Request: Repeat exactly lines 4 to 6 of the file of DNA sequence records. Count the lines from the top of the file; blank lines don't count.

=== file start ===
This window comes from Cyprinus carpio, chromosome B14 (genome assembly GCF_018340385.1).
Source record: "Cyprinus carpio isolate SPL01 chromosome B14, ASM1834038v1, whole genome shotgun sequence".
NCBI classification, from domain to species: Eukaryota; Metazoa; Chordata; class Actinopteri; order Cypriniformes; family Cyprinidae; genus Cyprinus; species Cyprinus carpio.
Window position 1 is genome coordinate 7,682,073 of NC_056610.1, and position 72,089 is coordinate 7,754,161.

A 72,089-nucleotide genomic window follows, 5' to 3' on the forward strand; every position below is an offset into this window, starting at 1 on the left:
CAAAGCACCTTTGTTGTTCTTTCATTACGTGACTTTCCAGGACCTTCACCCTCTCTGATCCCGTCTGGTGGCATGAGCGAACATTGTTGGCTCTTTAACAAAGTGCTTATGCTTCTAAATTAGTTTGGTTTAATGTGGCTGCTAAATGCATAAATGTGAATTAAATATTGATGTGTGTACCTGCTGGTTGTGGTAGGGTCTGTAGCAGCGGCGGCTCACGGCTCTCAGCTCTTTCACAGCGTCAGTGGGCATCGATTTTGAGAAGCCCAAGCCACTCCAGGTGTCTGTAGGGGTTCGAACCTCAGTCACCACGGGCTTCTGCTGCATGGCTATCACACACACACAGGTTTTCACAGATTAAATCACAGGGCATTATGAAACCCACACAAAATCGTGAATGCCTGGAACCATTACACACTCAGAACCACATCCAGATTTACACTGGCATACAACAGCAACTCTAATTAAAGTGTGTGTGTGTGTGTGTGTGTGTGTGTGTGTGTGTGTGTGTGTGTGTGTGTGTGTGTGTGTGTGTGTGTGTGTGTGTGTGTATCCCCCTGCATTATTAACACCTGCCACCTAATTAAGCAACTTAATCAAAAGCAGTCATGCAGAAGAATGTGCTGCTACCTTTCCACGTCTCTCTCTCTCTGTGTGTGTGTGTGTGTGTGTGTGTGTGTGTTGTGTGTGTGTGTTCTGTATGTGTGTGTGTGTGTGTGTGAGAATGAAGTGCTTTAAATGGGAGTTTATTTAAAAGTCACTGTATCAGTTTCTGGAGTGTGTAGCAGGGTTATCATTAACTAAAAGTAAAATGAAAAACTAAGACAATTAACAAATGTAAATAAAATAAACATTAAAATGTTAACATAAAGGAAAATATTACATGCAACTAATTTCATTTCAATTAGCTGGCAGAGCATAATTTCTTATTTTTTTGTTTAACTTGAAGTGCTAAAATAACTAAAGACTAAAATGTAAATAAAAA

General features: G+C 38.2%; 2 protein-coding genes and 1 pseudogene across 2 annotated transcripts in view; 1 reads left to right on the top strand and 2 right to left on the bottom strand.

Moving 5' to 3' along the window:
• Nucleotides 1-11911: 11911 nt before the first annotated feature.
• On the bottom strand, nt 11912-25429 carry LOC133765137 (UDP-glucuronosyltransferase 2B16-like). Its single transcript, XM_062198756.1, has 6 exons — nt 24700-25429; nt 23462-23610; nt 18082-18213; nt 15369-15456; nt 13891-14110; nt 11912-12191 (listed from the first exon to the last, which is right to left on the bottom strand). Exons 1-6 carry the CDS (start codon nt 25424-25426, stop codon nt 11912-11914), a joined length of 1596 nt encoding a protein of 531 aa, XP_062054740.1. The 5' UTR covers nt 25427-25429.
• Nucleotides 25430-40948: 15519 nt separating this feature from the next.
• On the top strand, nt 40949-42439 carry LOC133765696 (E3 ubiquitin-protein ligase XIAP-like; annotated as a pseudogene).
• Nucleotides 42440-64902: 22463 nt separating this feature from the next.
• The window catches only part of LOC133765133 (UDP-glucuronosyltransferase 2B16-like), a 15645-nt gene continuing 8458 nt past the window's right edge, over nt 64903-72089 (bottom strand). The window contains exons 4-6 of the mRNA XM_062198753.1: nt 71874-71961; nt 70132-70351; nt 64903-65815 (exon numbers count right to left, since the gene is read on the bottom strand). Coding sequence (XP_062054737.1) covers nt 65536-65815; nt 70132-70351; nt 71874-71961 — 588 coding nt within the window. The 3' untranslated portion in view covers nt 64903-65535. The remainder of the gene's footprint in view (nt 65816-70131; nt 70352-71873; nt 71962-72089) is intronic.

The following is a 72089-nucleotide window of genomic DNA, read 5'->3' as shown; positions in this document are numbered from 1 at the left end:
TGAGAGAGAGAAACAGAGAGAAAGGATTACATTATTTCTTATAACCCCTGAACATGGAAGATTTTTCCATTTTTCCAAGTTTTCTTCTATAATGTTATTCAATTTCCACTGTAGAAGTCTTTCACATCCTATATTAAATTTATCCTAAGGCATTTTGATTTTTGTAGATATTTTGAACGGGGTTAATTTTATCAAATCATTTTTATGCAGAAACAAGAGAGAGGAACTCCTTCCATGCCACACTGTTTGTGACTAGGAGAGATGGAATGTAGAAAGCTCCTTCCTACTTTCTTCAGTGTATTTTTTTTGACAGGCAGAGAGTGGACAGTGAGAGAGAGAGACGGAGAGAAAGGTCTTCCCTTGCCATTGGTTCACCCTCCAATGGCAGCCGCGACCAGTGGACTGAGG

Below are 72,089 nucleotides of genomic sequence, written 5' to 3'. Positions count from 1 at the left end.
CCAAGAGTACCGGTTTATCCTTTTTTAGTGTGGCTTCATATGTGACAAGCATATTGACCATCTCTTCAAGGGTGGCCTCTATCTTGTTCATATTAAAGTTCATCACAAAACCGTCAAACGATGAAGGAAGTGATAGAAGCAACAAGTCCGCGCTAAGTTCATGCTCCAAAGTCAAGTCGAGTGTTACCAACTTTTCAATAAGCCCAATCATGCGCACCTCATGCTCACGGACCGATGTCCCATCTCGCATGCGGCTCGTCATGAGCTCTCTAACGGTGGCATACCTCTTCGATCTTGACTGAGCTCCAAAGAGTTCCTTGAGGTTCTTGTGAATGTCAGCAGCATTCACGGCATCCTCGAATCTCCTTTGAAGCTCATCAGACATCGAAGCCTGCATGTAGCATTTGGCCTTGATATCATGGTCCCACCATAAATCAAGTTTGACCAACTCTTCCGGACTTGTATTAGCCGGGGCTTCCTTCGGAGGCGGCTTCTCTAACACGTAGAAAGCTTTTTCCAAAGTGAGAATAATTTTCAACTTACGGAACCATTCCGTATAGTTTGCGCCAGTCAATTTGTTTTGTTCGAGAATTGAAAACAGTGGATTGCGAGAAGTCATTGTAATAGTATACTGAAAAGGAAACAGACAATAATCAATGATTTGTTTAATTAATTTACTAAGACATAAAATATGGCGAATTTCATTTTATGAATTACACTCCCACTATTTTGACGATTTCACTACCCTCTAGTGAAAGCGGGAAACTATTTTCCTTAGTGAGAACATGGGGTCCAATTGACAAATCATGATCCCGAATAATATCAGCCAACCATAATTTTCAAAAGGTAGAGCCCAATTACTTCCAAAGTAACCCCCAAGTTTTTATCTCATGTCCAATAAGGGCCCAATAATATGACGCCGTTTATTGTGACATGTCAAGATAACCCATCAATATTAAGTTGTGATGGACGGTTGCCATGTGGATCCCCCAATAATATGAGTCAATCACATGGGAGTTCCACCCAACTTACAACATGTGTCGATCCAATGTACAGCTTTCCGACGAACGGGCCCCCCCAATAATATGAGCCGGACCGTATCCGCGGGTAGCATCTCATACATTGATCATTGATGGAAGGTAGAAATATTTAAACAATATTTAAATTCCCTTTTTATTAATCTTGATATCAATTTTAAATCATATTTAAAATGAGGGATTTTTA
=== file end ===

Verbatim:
Window position 1 is genome coordinate 7,682,073 of NC_056610.1, and position 72,089 is coordinate 7,754,161.

A 72,089-nucleotide genomic window follows, 5' to 3' on the forward strand; every position below is an offset into this window, starting at 1 on the left:
CAAAGCACCTTTGTTGTTCTTTCATTACGTGACTTTCCAGGACCTTCACCCTCTCTGATCCCGTCTGGTGGCATGAGCGAACATTGTTGGCTCTTTAACAAAGTGCTTATGCTTCTAAATTAGTTTGGTTTAATGTGGCTGCTAAATGCATAAATGTGAATTAAATATTGATGTGTGTACCTGCTGGTTGTGGTAGGGTCTGTAGCAGCGGCGGCTCACGGCTCTCAGCTCTTTCACAGCGTCAGTGGGCATCGATTTTGAGAAGCCCAAGCCACTCCAGGTGTCTGTAGGGGTTCGAACCTCAGTCACCACGGGCTTCTGCTGCATGGCTATCACACACACACAGGTTTTCACAGATTAAATCACAGGGCATTATGAAACCCACACAAAATCGTGAATGCCTGGAACCATTACACACTCAGAACCACATCCAGATTTACACTGGCATACAACAGCAACTCTAATTAAAGTGTGTGTGTGTGTGTGTGTGTGTGTGTGTGTGTGTGTGTGTGTGTGTGTGTGTGTGTGTGTGTGTGTGTGTGTGTGTGTGTATCCCCCTGCATTATTAACACCTGCCACCTAATTAAGCAACTTAATCAAAAGCAGTCATGCAGAAGAATGTGCTGCTACCTTTCCACGTCTCTCTCTCTCTGTGTGTGTGTGTGTGTGTGTGTGTGTGTGTTGTGTGTGTGTGTTCTGTATGTGTGTGTGTGTGTGTGTGAGAATGAAGTGCTTTAAATGGGAGTTTATTTAAAAGTCACTGTATCAGTTTCTGGAGTGTGTAGCAGGGTTATCATTAACTAAAAGTAAAATGAAAAACTAAGACAATTAACAAATGTAAATAAAATAAACATTAAAATGTTAACATAAAGGAAAATATTACATGCAACTAATTTCATTTCAATTAGCTGGCAGAGCATAATTTCTTATTTTTTTGTTTAACTTGAAGTGCTAAAATAACTAAAGACTAAAATGTAAATAAAAA